The Corbin City Commission was assured of having two new commissioners and now will have three as Trent Knuckles, David Grigsby Hart and Andrew Pennington finished among the top four Tuesday night along with incumbent Ed Tye.
I feel good about it,” Tye said of winning another two-year term. I’m honored that the people of Corbin still want me to serve.
Tye said when the new commission is sworn in in January, he will continue to work with one goal in mind, to make Corbin the best it can be.
“I don’t have an agenda,” Tye said when asked if there was anything specific he wanted to tackle out of the gate. “If we have the money to do what we want to do and can do it, that’s fine.”
Knuckles earned the most support among the seven candidates garnering 1,337 votes out of 7,134 that were cast in the race. Each voter selected four candidates.
Knuckles said he is happy with the result but understands that the hard work now begins.
“I have said all along that Corbin’s budget and financial position is the main problem facing the city commission,” Knuckles said.
“We have to take a look and see where we stand,” Knuckles said of what can be done about the budget that was approved in June.
Knuckles said whatever steps are taken, the commissioners need to have an honest and open discussion about it.
“City government has become citizen unfriendly and too secretive,” Knuckles said.
Hart, who finished second, garnering 1,211 votes, said based on the results, he believes the people of Corbin want a change at city hall.
“I think we need to hammer on the budget,” Hart said. “I think everybody in Corbin is ready to get back to conservative spending.”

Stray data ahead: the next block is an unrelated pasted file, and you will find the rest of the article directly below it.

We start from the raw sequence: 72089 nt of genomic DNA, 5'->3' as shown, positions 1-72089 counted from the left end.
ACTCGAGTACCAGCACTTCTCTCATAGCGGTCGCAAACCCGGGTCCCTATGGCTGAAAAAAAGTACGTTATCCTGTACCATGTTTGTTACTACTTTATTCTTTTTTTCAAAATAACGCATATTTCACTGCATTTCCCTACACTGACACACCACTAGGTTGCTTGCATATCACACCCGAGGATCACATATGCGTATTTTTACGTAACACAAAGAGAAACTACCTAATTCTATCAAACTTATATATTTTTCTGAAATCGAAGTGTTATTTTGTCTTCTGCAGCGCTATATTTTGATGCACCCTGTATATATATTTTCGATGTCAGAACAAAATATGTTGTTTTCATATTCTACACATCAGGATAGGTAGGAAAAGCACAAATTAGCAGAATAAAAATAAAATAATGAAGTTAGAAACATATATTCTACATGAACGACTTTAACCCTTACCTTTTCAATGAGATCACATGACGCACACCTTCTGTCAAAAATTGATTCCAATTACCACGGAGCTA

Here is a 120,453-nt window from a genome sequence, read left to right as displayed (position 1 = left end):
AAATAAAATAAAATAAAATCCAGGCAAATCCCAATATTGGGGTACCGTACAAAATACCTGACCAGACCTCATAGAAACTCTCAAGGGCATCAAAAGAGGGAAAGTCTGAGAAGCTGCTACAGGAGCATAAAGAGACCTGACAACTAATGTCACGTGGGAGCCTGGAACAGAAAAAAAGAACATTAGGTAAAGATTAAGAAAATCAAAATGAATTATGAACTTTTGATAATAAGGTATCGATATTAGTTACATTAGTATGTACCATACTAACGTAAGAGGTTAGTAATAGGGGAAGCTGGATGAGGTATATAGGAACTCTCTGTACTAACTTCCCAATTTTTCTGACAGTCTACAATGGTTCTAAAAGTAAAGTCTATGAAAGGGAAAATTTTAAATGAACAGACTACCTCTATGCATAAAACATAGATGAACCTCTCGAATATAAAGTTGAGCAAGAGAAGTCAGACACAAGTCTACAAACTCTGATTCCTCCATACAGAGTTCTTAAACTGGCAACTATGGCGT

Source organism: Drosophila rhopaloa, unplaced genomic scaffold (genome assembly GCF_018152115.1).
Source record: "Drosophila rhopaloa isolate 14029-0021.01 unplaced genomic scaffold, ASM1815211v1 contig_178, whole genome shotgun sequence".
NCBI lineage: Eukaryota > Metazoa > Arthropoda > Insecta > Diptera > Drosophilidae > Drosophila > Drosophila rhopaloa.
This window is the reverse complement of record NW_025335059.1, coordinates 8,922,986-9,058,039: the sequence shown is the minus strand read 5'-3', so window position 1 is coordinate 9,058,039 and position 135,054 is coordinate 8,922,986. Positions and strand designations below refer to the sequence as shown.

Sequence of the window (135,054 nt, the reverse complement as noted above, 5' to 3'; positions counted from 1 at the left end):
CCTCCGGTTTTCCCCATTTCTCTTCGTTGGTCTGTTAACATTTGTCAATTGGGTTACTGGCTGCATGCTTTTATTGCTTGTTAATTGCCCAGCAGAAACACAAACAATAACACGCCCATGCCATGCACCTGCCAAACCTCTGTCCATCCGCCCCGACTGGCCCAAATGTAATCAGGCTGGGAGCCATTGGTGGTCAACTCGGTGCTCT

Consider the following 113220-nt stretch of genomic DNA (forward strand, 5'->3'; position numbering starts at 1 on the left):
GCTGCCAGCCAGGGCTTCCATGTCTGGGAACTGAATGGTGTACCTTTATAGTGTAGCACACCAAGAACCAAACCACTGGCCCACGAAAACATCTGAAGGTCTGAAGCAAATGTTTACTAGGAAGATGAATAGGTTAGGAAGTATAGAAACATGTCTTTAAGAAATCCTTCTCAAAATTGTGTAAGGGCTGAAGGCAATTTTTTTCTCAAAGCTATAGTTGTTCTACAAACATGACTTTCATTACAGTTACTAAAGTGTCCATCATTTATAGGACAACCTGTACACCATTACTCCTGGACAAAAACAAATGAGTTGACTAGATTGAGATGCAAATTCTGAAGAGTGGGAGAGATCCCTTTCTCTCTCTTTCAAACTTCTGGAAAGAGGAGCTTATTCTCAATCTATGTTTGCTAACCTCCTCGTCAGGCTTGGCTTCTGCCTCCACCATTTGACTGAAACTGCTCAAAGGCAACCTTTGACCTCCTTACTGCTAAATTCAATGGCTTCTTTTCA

Hart said he plans to go down to city hall and begin meeting and speaking with the department heads. In addition, he will be reviewing the budget, which was passed in June.
“I want to see where we can make improvements,” Hart said.
Pennington, who finished third with 1,036 votes, said he is happy for the opportunity.
Like Knuckles and Hart, Pennington said the new commission must take a hard look at the budget and see what interim changes may be made to help shore up the city’s financial position.
In addition to the budget, Pennington said he has heard from a number of residents who are concerned about the worsening traffic situation on Main Street, particularly the speed with which it flows.
“For the majority of people that was one of the utmost safety issues,” Pennington said, adding that he and his wife take his child downtown to walk at least once a week and know what it is like to attempt to cross the street, even at the lights.
“It is a nightmare,” Pennington said.
Pennington said he would consider taking the parking off of one side of Main Street as one option, but wants to find the best option to solve the problem.
Two seats opened when Commissioner Suzie Razmus elected not to seek re-election and Commissioner Joe Shelton moved outside the city limits. Commissioner Freddy Bruce Hodge lost his re-election bid.
The Williamsburg City Council will return six incumbents.
Erica Broome Harris took the top spot among the seven candidates with 894 votes. Loren Connell finished second with 858 and Laurel Jeffries West was third with 828 votes. Rounding out the council are Mary Ann Renfro Stanfill with 793 votes, Patty Faulkner with 677 votes and Richard Foley with 666 votes.
Challenger Adam Sulfridge garnered 545 votes.
The new council will be sworn in in January and will serve a two-year term.